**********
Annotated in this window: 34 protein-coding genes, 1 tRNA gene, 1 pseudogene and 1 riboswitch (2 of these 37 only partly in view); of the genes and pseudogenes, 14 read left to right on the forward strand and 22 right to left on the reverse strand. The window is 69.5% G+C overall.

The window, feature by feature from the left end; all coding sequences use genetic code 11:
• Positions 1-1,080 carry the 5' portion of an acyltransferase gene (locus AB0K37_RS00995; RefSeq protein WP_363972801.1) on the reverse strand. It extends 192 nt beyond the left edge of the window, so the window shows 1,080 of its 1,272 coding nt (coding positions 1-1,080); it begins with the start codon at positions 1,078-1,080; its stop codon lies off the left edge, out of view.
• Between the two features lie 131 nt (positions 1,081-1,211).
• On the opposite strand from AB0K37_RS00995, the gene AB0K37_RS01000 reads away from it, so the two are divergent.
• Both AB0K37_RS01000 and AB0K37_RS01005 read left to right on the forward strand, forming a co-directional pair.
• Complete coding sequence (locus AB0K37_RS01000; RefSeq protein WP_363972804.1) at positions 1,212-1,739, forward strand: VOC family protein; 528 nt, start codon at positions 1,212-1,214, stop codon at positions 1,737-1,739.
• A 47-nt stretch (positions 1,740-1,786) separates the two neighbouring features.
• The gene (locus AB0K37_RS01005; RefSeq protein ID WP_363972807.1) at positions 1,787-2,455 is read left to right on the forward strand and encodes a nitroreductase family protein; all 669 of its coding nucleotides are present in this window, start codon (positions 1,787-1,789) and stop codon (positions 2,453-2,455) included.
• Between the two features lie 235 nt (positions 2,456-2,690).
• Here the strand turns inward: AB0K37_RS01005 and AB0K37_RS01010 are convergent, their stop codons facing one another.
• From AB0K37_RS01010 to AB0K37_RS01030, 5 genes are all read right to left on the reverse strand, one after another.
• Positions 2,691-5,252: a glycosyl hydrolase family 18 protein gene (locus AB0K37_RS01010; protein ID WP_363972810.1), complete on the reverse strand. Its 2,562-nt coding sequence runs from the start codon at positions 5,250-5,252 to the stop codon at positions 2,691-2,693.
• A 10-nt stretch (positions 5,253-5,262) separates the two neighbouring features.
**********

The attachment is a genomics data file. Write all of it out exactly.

Annotated in this window: 34 protein-coding genes, 1 tRNA gene, 1 pseudogene and 1 riboswitch (2 of these 37 only partly in view); of the genes and pseudogenes, 14 read left to right on the forward strand and 22 right to left on the reverse strand. The window is 69.5% G+C overall.

The window, feature by feature from the left end; all coding sequences use genetic code 11:
• Positions 1-1,080 carry the 5' portion of an acyltransferase gene (locus AB0K37_RS00995; RefSeq protein WP_363972801.1) on the reverse strand. It extends 192 nt beyond the left edge of the window, so the window shows 1,080 of its 1,272 coding nt (coding positions 1-1,080); it begins with the start codon at positions 1,078-1,080; its stop codon lies off the left edge, out of view.
• Between the two features lie 131 nt (positions 1,081-1,211).
• On the opposite strand from AB0K37_RS00995, the gene AB0K37_RS01000 reads away from it, so the two are divergent.
• Both AB0K37_RS01000 and AB0K37_RS01005 read left to right on the forward strand, forming a co-directional pair.
• Complete coding sequence (locus AB0K37_RS01000; RefSeq protein WP_363972804.1) at positions 1,212-1,739, forward strand: VOC family protein; 528 nt, start codon at positions 1,212-1,214, stop codon at positions 1,737-1,739.
• A 47-nt stretch (positions 1,740-1,786) separates the two neighbouring features.
• The gene (locus AB0K37_RS01005; RefSeq protein ID WP_363972807.1) at positions 1,787-2,455 is read left to right on the forward strand and encodes a nitroreductase family protein; all 669 of its coding nucleotides are present in this window, start codon (positions 1,787-1,789) and stop codon (positions 2,453-2,455) included.
• Between the two features lie 235 nt (positions 2,456-2,690).
• Here the strand turns inward: AB0K37_RS01005 and AB0K37_RS01010 are convergent, their stop codons facing one another.
• From AB0K37_RS01010 to AB0K37_RS01030, 5 genes are all read right to left on the reverse strand, one after another.
• Positions 2,691-5,252: a glycosyl hydrolase family 18 protein gene (locus AB0K37_RS01010; protein ID WP_363972810.1), complete on the reverse strand. Its 2,562-nt coding sequence runs from the start codon at positions 5,250-5,252 to the stop codon at positions 2,691-2,693.
• A 10-nt stretch (positions 5,253-5,262) separates the two neighbouring features.